Bad Sign will release their monstrous debut album Live & Learn on July 14th through Basick Records. The London based trio have toured heavily since the release of their EP Destroy in 2014. The varying bands that they have toured with may well have played a part on the sound of this album, as it is packed full of massive hulking riffs whilst the vocal melodies are built on undeniable hooks.
The album opens with Liars & Lovers, the slow build leads you into the massive riff that is such a key characteristic of this album. The riff has you tapping along and the vocals singing along, the track is a great opener for what’s to come. With the heaviness of the riffs on this album you don’t expect the vocal styles of Joe Appleford. His vocals are slow and brooding at times which offer a great contrast to the aforementioned riffs. Whilst not always heavy the vocals maintain an aura of intensity, and this allows for easy introductions of heavier vocals, particularly on songs such as Covenant and Intermission. It’s on Intermission where a more hardcore, mosh style of both riff and vocals come into play, something that should translate brilliantly live.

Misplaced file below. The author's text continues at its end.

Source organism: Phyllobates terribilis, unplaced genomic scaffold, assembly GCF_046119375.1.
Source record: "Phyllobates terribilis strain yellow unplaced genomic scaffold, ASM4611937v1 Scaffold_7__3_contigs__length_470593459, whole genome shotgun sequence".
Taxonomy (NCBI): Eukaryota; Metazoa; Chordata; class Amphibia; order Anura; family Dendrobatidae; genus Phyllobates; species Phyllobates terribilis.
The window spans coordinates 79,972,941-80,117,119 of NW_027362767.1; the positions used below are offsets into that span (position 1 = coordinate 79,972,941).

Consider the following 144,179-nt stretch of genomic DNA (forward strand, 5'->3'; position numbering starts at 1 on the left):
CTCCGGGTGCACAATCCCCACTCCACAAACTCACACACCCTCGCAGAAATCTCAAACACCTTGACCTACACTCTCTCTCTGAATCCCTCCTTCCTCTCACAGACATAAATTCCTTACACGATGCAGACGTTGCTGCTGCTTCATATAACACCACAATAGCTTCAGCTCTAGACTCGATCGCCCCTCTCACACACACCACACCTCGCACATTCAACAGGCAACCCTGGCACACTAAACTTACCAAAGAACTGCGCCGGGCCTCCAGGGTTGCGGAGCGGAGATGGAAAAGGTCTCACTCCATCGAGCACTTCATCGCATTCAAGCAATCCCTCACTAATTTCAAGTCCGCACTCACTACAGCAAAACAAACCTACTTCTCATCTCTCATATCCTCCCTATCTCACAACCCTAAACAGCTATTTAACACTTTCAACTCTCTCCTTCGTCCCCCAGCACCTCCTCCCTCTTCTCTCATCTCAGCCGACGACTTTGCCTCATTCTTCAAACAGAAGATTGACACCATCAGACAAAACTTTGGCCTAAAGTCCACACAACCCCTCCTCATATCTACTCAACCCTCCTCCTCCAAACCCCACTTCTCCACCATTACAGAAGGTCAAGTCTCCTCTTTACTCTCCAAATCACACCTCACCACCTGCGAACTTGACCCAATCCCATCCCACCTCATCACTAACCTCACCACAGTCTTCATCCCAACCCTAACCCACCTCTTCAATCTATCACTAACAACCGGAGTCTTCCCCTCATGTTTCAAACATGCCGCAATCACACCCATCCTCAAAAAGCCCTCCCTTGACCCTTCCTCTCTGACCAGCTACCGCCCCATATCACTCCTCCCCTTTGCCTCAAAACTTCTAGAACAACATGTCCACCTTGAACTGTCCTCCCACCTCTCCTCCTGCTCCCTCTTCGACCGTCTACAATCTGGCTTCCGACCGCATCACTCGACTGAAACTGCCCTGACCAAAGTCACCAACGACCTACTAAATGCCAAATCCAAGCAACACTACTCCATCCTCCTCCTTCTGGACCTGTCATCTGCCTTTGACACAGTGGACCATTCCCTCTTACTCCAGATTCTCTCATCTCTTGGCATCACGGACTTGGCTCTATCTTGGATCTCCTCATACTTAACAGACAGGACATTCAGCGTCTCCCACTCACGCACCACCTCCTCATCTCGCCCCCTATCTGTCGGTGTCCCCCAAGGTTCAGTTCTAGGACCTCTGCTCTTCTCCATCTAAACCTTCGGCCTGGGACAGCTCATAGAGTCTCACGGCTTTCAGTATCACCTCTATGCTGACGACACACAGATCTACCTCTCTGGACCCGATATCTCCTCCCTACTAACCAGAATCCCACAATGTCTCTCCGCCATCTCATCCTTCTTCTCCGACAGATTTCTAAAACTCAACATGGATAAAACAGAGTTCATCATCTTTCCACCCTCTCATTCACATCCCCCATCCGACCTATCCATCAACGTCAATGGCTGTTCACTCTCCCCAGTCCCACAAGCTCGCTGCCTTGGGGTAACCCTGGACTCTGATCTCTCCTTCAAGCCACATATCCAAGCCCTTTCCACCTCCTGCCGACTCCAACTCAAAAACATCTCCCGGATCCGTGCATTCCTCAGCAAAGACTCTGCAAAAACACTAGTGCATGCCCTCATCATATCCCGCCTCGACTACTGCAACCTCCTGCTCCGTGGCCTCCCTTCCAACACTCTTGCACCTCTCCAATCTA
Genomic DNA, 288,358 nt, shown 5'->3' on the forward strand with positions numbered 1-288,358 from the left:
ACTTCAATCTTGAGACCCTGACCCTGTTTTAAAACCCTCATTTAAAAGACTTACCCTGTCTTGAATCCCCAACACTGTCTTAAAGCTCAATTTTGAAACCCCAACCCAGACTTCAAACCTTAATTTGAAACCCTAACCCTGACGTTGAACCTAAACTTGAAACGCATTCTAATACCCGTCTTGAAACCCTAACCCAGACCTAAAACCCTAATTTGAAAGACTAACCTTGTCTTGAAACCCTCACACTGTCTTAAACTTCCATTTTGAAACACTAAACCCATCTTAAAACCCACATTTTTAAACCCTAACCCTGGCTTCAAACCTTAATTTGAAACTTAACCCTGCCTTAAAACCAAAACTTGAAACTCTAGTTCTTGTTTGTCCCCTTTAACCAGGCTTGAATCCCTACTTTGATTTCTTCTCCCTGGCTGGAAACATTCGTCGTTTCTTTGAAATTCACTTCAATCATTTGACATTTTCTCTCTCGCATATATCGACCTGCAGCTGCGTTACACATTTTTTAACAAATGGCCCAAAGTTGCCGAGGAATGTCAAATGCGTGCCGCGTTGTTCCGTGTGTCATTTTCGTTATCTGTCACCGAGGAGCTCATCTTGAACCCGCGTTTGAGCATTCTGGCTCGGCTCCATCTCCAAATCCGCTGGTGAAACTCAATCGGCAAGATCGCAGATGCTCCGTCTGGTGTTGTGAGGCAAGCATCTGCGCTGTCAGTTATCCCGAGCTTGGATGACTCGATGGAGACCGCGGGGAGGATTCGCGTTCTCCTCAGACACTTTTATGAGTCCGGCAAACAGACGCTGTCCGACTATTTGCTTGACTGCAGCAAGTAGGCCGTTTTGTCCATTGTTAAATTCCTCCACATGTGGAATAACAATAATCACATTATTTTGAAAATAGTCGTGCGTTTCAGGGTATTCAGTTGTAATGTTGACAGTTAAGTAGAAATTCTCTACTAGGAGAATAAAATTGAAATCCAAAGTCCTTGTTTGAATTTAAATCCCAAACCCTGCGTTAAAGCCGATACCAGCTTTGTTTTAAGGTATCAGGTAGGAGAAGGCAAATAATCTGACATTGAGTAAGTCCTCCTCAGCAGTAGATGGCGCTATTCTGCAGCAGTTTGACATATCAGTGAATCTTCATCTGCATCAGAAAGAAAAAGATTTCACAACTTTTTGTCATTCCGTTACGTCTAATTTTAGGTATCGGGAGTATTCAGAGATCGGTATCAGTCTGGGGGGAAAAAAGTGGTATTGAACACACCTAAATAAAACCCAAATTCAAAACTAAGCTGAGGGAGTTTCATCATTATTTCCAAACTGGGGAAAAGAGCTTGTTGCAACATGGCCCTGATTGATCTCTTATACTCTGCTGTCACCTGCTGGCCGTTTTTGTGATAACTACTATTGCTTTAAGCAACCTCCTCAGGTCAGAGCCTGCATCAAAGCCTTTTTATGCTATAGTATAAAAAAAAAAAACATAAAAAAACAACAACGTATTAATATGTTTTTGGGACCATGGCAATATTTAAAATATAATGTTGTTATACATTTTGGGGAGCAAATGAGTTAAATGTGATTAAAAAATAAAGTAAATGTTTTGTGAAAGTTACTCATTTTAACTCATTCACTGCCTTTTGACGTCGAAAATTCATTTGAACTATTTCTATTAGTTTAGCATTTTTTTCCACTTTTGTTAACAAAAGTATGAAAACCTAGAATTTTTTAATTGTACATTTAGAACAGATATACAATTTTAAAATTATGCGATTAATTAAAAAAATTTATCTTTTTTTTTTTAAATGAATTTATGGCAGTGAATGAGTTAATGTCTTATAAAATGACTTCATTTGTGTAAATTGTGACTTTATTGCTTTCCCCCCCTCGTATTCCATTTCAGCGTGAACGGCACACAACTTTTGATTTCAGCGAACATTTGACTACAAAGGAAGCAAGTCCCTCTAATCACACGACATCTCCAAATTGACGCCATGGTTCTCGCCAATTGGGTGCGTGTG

The album isn’t entirely heavy with songs such as Closure and October offering up slower options as a nice contrast to the typically heavy riffs of the album. October itself is a brilliant precursor to one of the best songs on the album Attrition. The track is the most expansive song on the album and while it starts in a similar vein to October and Closure, it builds to an intense finale capped off by another hulking riff. Closing the album is Paramnesia which sees the album close in a slightly more melodic way than it started, with an acoustic guitar and repetition of the chorus finishing the song.
This a statement of a debut album from Bad Sign. If hadn’t already noticed from the review the album is based around undeniable riffs, which coupled with the intelligent and unique vocals of Joe Appleford, create a brilliant British rock debut that puts Bad Sign right into the mix of the brilliant crop of new bands this country has to offer. On one final note, producer Neil Kennedy deserves a lot of credit for the brilliant job he did with this album.